Among the many ships seen plying the waters of the Mediterranean and Atlantic Ocean in Fra Mauro’s world map, we find the characteristic galleys of the “Serenissima Repubblica” of Venice. Long and tapered, with a comparatively low hull, they were driven by numerous oarsmen and featured a large lateen sail raised on a retractable mast. The galleys were the principal vessel of Venice’s military and mercantile fleets.
The form, measurements, and numbers of rowers of the three main types of galleys built in the Venice Arsenale are documented in the precious manuscript of Michael of Rhodes (?-1445). A simple oarsman who rose to become an admiral of the Venetian fleet, Michael of Rhodes accumulated vast technical knowledge which he employed in writing what is considered the world’s first treatise on ship-building. The treatise describes and illustrates three types of galleys: the largest and most capacious, the galley of Flanders, used for Bruges-London routes, was almost 37 meters long, 6 meters wide, and 3 meters high (roughly 121 feet x 20 x 10). The galley of Romania, slightly smaller and less capacious, was specialized for routes to Constantinople, Tanais, and Trebisond. Lastly, “galia sottil”, or light galleys, were military vessels used for the protection of mercantile ships and war operations.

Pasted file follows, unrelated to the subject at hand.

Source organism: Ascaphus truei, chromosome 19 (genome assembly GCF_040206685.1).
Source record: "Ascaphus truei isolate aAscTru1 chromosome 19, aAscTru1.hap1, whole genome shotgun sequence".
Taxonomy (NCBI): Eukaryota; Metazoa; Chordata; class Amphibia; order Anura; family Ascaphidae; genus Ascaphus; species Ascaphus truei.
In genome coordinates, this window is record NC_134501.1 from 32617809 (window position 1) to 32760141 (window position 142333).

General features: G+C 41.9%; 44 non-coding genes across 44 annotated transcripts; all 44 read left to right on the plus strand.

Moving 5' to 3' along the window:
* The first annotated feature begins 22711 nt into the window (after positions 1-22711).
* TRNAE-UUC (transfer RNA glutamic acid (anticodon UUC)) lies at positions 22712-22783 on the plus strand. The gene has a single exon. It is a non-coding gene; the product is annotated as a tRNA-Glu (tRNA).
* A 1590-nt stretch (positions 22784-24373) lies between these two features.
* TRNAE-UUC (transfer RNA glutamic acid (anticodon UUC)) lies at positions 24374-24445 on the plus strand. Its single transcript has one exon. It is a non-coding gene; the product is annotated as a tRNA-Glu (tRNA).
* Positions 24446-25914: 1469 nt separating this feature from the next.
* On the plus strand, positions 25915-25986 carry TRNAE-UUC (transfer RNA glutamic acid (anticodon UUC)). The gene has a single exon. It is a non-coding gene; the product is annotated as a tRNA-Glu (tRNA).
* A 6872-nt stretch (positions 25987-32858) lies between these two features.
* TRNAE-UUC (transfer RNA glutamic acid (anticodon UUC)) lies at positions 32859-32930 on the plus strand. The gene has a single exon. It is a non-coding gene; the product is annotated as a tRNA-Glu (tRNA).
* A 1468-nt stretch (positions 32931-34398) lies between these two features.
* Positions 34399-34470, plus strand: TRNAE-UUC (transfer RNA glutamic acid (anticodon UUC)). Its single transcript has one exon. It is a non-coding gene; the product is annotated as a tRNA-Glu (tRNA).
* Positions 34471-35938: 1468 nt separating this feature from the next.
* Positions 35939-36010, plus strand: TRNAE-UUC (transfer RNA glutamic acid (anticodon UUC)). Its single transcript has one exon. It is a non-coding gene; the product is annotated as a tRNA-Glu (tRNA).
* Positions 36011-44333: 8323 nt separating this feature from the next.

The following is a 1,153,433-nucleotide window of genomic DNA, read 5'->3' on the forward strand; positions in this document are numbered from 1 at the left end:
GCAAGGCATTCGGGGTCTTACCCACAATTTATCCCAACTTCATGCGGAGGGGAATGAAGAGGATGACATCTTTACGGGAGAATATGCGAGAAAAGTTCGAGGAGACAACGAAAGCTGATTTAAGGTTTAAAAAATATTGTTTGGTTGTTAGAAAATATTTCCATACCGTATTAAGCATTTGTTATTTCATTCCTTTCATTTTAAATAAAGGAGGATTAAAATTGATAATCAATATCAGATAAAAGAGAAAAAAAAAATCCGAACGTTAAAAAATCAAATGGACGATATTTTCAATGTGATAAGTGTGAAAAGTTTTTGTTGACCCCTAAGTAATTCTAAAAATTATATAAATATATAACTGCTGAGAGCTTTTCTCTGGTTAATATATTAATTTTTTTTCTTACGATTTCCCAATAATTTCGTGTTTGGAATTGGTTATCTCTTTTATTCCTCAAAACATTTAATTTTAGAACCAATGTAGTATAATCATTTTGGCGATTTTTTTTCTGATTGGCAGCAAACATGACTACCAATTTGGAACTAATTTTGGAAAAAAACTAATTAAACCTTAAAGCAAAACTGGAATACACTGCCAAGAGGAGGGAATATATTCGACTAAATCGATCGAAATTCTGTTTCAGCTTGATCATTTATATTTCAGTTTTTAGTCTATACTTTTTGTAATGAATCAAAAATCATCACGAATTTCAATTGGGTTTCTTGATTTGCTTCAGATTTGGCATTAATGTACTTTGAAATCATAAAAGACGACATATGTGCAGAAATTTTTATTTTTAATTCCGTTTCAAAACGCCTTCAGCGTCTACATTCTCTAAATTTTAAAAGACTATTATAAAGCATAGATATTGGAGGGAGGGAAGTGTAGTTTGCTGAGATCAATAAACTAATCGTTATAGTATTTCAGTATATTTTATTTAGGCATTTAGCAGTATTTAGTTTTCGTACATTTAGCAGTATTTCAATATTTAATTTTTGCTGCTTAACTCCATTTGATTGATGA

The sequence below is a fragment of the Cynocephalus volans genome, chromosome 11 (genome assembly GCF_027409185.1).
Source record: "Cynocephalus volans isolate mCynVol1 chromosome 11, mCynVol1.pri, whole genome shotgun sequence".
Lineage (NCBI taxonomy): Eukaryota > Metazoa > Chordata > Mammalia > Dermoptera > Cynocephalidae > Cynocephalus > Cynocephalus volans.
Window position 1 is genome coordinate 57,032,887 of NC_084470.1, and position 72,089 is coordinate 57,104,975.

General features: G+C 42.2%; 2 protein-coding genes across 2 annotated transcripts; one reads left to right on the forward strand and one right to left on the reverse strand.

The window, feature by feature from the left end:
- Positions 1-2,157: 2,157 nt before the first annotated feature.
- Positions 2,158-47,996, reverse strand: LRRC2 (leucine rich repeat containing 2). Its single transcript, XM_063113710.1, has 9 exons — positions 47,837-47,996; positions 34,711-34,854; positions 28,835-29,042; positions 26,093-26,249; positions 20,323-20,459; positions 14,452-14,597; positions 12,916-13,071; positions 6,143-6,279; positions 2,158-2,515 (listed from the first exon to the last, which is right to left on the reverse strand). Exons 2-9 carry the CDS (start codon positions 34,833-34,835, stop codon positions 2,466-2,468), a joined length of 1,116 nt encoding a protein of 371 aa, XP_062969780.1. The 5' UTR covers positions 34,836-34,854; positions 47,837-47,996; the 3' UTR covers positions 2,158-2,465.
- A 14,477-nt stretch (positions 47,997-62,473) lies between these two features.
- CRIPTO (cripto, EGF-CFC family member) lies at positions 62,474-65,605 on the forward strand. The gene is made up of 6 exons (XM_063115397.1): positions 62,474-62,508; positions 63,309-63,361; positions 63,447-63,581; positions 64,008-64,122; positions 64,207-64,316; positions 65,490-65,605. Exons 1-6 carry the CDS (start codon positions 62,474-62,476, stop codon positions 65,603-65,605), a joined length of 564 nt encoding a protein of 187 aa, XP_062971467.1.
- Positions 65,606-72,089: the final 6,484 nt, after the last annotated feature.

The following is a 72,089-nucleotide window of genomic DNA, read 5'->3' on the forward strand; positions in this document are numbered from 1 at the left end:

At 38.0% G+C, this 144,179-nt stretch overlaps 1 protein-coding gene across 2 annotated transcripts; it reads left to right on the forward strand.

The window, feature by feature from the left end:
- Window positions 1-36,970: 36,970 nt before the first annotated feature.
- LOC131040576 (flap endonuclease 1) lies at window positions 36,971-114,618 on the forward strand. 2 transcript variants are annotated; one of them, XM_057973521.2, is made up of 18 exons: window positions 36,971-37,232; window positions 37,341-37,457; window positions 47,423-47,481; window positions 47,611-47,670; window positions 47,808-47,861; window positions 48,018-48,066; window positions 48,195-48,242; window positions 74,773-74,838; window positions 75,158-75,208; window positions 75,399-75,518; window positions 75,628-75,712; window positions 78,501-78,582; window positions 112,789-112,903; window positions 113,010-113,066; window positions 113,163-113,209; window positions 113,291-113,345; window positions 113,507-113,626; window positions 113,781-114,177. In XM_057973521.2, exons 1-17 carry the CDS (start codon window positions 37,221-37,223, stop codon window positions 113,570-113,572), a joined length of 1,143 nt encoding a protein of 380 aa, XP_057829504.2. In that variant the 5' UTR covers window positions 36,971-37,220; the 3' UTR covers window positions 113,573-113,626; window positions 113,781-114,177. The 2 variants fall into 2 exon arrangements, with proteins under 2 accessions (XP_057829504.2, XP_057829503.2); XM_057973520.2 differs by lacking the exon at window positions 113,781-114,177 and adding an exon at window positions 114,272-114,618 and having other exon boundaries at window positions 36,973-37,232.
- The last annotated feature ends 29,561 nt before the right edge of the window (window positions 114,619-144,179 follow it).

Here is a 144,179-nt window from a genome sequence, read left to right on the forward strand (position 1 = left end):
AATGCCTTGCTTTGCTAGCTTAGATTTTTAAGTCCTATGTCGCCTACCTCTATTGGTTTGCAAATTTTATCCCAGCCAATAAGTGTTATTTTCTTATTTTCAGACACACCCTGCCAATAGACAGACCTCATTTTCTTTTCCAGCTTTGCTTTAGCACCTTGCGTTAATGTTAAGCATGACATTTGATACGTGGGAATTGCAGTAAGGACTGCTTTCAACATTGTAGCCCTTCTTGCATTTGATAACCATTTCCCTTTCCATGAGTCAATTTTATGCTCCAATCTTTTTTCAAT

The biggest galleys could accommodate a crew of up to 250 men, 150 of them rowers, who handled oars almost 8 meters long, weighing nearly 58 kilos (128 pounds).